Date Posted... Aug 31st 2017
After leaving Truro School Gavin was offered a place at Cambridge to read Engineering but took a gap year for a Ministry of Defence sponsorship, based in Malvern for a year with 39 other gap year students, Gavin told us:
University was fantastic and I have lasting memories and friendships from four wonderful years.
The Engineering course at Cambridge was very broad for the first two years and then Gavin specialised in Aeronautical Engineering for the last two years. When it came to careers, Gavin decided to go back to basics and consider what he really wanted out of a job, he came up with five criteria: intellectual challenge, variety, opportunity to travel, time outdoors and a physical element. Management Consulting topped the list of suitable careers hitting the first 3 but clearly not the last 2 criteria, and Gavin ended up with a job at Accenture. Another gap year followed after university and Gavin filled it with travel adventures.
The highlights included Backpacking across South East Asia, cycling across France and then attending a language school, trekking across the Sahara Desert (Mauritania) with camels and 2 friends from uni, and crossing the USA along Route 66 in a convertible with his Dad.
The gap year turned into 20 months but it was very much worth it.
Gavin worked in London for 2.5 years but was always destined to leave England. The weather was just too bad and he wanted to be closer to the beach and outdoors lifestyle while still in a city. So off he went to Brazil on a transfer with Accenture. Gavin told us that:
This was a really great experience, working in Portuguese and seeing how different the work and social culture is down there. For example, lunch is sacrosanct. You take 2 hours to go to a restaurant and follow it up with a lazy coffee somewhere and no one is left in the office come 12pm. The idea of gobbling a sandwich at your desk is utterly unthinkable. I loved Brazil but the security issues and lack of prospects meant I didn’t see myself settling there forever.
After some thinking Gavin looked at what other Accenture projects wanted him and it became a choice between Vancouver or Perth. The warmth won out over the mountains and off he went to Australia. Loving Perth initially, after about 6 months he started to see its limitations with Perth being a very isolated city with not much going on. After a year Gavin’s project was finishing and he was ready to move on. Melbourne beckoned, with lots happening in the utilities industry including a government-mandated roll out of smart electricity meters in 2009 meant it was some way ahead of the rest of the world. Despite arriving in August (winter) and being fairly cold and grey, Gavin loved Melbourne from the outset and hasn’t looked back. He lives there happily with his wife Hing and their young daughter Elsie and has another on the way; he lets us in on why he loves Melbourne:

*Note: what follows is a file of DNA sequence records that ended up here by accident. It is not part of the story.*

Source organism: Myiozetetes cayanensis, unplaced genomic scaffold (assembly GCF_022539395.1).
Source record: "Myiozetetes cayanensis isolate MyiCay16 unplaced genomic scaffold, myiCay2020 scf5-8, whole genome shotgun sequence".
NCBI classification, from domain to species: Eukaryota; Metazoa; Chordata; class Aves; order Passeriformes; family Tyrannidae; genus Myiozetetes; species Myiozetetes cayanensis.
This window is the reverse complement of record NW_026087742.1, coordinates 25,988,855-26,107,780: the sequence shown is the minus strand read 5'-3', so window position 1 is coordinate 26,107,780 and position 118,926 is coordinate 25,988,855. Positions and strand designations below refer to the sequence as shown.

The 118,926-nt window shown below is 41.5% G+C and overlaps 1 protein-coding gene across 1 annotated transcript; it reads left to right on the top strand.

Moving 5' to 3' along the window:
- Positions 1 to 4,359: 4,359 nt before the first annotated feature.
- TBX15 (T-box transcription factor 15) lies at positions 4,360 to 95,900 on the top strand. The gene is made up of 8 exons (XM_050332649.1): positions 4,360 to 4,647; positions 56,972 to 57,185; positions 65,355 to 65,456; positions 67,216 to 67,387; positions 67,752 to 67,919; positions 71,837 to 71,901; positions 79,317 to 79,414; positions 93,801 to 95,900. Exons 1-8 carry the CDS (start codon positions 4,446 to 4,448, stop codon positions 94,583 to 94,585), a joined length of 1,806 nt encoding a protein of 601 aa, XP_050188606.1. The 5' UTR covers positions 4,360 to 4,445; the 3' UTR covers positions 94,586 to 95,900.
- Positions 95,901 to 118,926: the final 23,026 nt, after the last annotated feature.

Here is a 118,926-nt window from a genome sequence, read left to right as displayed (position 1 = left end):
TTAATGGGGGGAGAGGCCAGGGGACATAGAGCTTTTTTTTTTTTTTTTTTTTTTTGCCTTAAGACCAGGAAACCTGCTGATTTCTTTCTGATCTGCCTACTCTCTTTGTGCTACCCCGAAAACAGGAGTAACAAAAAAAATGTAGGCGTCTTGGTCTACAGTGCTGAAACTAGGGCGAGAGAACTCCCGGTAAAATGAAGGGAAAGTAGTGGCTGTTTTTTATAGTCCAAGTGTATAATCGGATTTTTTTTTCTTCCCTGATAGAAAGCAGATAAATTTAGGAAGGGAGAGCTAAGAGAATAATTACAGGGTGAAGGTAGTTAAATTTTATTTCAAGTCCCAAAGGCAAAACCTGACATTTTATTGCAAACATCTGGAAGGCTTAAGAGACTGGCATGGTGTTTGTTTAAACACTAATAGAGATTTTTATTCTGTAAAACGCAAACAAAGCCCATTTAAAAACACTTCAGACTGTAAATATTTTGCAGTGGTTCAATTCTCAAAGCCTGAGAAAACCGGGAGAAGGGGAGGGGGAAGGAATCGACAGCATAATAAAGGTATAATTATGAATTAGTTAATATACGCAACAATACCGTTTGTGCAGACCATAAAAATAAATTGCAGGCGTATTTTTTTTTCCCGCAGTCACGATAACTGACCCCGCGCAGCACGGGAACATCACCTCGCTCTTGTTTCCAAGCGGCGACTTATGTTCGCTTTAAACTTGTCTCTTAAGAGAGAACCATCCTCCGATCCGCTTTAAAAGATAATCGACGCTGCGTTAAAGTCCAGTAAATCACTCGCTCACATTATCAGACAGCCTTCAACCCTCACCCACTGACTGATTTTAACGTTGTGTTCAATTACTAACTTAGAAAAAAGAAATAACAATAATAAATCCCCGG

There aren’t many cities in the world that have good beaches too. Some in California, Brazil, Barcelona, Nice, but not that many. And the Australian cities of course. Having grown up in Cornwall (in Falmouth) I couldn’t stand being far from the sea and that’s one of the reasons for leaving London. Here in Melbourne we don’t have the famous beaches of Sydney but it’s still pretty good! There is superb coffee and some outstanding restaurants too and the locals are proud that Melbourne keeps winning the “world’s most liveable city” title. So it’s a good place to live, not as large and overwhelming like London, NYC or Tokyo but still large enough to have plenty going on. It’s quite like living in England still but just with more sunshine, so you can get out to do all the things the Brits want to do and not be held back by the cold or rain! The “outdoor lifestyle” for me means plenty of BBQs on the back deck in summer, kitesurfing after work, less likely these days with a young family! and open water swim races in summer. Of course being a dad to little Elsie is the biggest part of life but she’s already started swimming lessons so we’ll have her in some races in a few years’ time I’m sure.
Gavin recounts some of his memories from school for us:
My time at Truro School was full of fun and great memories. Lunchtime football on the hard court. The arrival of girls in our 3rd year (shock, horror). Nearly getting suspended in my 1st year for writing on desks. Clambering down to the clifftop (near the chapel overlooking Malpas Rd) at lunchtimes – I’m still amazed no one had a nasty accident there. And the sense of maturing freedom that came from being in the 6th form. Standout teachers would be (in no particular order) Mr Golds (JRAG) for all the Minions trips, Mr George and Mr Laity – both legends with the occasional temper flare up, Mr Johnston (WAJ) for having the driest humour and his catchphrase “somewhat rowdy”. Mr Kenyon and Mr Collette for going psycho every so often. Mr Parfett for funny biology lessons and clay pigeon shooting, Mr Thompson for teaching us more than just chemistry, teaching us how to think for ourselves. Dr Allen for just being a great physics teacher and Mr Rainbow for running the athletics. And as time goes by we lose some of our friends too. Neil Mathieson and Richard Charlton both lost far too early.